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Greek-American Stories: To the Moon

Did you know that an ancient Greek philosopher was exiled for claiming the moon was a mountainous rock, not a god? 2500 years ago, Anaxagoras correctly determined that the rocky moon reflected light from the sun, explaining lunar phases and eclipses.

Finding information on the life and studies of Anaxagoras is a challenge for historians. He had written one book only and that is lost to us. But, fragments that briefly describe his studies and life can be cited within the works of Aristotle and Plato. Persistent in his observations, Anaxagoras believed that the moon was a mountainous rock like the earth and the sun, which he considered a burning rock. He said, “it is the sun that casts brightness onto the moon.” This explained the additional; natural phenomena such as eclipses and lunar phases.

Born in Clazomenae in the Ionian land on the coast of Asia Minor east of Greece’s mainland, he grew up during the Ionian enlightenment, an intellectual revolution that began around 600 BC. When he relocated to Athens his contemporaries brought new concepts to the democracy there, including the philosophers of the 6th and 5th centuries BC who taught there were a few fundamental elements like water, air, fire, and earth.

Anaxagoras, however, thought that there must be an infinite number of elements. This idea was his way of resolving an intellectual dispute between other philosophers who lived west of Greece, in Greek-colonized Italy, like Pythagoras and Parmenides who in particular influenced Anaxagoras’ ideas about astronomy.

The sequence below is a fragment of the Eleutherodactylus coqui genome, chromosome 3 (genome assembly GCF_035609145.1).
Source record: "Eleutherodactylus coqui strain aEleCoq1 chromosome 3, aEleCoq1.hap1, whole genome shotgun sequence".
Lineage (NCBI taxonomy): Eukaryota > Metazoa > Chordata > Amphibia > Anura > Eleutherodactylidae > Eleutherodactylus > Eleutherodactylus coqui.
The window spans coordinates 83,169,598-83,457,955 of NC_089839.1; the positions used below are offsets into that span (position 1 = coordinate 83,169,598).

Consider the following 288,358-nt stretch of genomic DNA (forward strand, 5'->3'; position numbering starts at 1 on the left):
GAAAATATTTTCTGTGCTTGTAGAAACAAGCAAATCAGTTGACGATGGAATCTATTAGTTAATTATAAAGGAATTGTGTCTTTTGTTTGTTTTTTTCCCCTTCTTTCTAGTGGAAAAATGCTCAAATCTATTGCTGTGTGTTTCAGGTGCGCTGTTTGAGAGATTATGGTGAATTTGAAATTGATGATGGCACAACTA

Anaxagoras realized that the occasional darkening of the moon resulted from the sun, moon and Earth lining up so that the moon passes directly in front of the sun, the skies then darken during the day, a phenomenon we now call a solar eclipse.

His forward thinking got him labeled as a chief denier that the sun and moon were deities. In democratic Athens his findings should have been welcomed, but Anaxagoras, friend and advisor to the statesman, Pericles, found that political factions would soon conspire against him. In power for 30 years, Pericles led Athens into the Peloponnesian wars against Sparta. His enemies blamed him for excessive aggression and arrogance. Unable to attack the Athenian leader, they went after his friends. Anaxagoras was arrested, tried, and sentenced to death for breaking laws against what was considered religious and moral impiety.

But, still powerful and popular, Pericles was able to free Anaxagoras and prevent his execution. Though his life was spared, the philosopher who dared to question the divinity of the moon, found himself in exile in Lampsacus at the edge of Hellespont. Thankfully, all his findings regarding the moon sun and Earth live on to this day. In recognition, an orbiting spacecraft, some 2,500 years later and a lunar crater now bear the name Anaxagoras. Another crater 560 miles southward was named Plato.

The Olympian goddess of the moon, Artemis, daughter of Zeus, is being recognized once again by having her name grace the mega rocket that will be traveling to the moon, soon. Apollo, the god of sun and light, became the name of the rocket manned by the astronauts not long ago. By the way, astronauts, in case it had escaped your notice, is a combination of two Greek words; Astro: ‘star’, and ‘nauts’: ‘ναυτες’, or navigators, if you prefer. So, in a way, ancient Greeks are being remembered and given a little credit in modern times, as deserved.

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